How Does the Charitable Food System Work?

According to the UConn Rudd Center, the US food banking system, also known as the emergency food system or charitable food system, provides food at no cost to over 40 million people each year.

The system is comprised of a network of over 200 food banks, like Blue Ridge Area Food Bank (BRAFB) and over 60,000 community agencies; more than 81% of those community agencies are food pantries like LHR. A majority of US food banks belong to Feeding America, who focuses on four components to end hunger: food access, food rescue, disaster response, and hunger research. Feeding America works with food companies (including grocery chains, etc.) and farmers to supply food banks with food that would otherwise go to waste.

The food banks work regionally. They assign specific stores to direct service pantries (like LHR) in their networks for what we call “partner pick-ups”. These partner pick-ups are assigned based on data like proximity, capacity and service numbers.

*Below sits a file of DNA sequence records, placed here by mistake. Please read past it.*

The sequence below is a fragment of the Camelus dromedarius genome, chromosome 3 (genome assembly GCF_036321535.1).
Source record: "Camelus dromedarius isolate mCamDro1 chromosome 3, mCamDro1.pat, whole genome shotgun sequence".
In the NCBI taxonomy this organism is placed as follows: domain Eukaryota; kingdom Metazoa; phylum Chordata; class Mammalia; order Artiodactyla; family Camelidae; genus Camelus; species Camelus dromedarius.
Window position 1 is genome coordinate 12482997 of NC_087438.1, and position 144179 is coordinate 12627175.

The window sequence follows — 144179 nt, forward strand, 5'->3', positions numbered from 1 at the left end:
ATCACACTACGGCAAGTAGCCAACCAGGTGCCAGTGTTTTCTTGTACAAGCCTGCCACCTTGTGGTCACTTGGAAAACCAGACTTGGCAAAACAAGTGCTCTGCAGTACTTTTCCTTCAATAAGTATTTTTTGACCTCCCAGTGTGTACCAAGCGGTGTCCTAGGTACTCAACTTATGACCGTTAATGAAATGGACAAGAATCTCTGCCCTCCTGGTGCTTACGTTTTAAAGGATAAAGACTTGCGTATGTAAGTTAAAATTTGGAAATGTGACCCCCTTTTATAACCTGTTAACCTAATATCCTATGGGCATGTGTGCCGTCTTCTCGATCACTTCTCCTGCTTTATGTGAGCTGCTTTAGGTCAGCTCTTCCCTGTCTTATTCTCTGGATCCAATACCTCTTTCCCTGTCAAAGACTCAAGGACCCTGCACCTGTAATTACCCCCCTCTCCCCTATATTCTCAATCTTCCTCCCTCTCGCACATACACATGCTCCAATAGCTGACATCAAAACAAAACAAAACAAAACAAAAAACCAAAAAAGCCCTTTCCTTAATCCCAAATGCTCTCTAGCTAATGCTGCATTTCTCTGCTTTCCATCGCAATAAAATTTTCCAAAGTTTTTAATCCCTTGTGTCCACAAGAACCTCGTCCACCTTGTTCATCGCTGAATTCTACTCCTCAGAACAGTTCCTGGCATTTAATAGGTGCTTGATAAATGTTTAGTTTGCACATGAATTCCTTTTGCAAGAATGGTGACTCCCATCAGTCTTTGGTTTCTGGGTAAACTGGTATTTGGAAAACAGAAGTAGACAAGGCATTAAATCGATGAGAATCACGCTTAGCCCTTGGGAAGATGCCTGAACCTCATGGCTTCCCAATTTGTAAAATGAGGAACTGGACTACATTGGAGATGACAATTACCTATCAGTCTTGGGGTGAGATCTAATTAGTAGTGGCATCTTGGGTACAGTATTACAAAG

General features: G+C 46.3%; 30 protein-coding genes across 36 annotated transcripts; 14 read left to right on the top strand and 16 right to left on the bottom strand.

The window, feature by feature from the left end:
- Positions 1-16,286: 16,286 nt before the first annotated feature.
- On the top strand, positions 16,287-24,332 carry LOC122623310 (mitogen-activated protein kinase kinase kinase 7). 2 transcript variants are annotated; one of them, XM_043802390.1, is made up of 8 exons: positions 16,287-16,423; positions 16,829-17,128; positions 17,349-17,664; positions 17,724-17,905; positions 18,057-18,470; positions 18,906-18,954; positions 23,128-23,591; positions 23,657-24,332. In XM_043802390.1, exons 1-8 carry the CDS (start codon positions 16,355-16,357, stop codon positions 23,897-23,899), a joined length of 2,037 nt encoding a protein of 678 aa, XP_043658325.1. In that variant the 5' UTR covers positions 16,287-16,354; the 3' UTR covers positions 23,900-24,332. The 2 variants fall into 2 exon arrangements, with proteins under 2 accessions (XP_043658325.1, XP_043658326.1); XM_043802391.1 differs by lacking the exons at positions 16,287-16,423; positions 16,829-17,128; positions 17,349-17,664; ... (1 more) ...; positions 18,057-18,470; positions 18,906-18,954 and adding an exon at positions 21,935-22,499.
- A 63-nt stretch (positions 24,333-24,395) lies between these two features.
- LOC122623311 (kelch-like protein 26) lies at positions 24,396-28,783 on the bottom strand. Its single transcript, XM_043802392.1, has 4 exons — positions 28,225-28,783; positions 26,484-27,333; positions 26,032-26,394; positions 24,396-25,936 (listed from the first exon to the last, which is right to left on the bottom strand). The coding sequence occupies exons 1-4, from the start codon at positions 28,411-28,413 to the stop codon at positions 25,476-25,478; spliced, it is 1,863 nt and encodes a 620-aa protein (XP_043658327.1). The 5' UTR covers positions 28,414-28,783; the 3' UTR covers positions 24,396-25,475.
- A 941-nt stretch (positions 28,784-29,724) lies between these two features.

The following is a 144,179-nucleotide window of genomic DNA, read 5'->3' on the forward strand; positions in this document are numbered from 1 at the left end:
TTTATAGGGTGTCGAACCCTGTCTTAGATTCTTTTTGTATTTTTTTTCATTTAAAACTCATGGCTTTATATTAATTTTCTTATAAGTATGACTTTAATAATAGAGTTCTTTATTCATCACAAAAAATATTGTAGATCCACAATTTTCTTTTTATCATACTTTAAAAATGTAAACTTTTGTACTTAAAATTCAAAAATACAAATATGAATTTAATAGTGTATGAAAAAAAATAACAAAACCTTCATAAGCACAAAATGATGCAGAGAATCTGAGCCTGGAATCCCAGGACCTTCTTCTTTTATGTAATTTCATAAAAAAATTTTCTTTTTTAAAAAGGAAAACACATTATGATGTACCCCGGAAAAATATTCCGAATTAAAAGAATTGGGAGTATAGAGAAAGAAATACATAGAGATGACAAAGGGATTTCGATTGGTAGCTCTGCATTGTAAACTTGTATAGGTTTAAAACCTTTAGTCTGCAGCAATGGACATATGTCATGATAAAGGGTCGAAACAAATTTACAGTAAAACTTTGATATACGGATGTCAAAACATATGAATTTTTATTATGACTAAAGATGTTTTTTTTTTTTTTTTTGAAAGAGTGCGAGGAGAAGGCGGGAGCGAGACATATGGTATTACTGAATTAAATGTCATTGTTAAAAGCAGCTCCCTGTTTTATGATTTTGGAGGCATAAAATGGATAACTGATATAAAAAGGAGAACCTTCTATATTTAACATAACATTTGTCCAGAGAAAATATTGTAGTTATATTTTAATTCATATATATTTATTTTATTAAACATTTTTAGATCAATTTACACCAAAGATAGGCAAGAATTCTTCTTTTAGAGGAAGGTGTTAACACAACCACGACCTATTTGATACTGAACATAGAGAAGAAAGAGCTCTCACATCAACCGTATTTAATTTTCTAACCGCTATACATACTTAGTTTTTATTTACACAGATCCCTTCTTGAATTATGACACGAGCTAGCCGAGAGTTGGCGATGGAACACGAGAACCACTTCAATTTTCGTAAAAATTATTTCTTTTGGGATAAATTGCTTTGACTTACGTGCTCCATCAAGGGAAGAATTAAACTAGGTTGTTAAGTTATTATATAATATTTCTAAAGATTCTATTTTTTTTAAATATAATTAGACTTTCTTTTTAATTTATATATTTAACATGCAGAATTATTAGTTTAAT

LHR’s partner pick-ups are assigned by the Blue Ridge Area Food Bank. We rescue food from 23 grocery and bulk item stores every week and much of the food we give comes from these partner pick-ups. Another 14% of the food we have at LHR comes from personal, corporate, or civic group food drives and donations. We also receive local fresh produce and proteins from local community farms, farmers and hunters. LHR buys from various sources using donated funds. The remaining is in the form of USDA food or food we can source from BRAFB in bulk.

LHR and the other pantries in the food bank system manage direct service in our communities, raising the money and resources it takes to run our operations, having the equipment and staffing needed to move and distribute millions of pounds of food each year. We also are required to meet food safety standards. LHR goes a step beyond food, using referral relationships with other human services agencies in our area to help people with their non-food needs.

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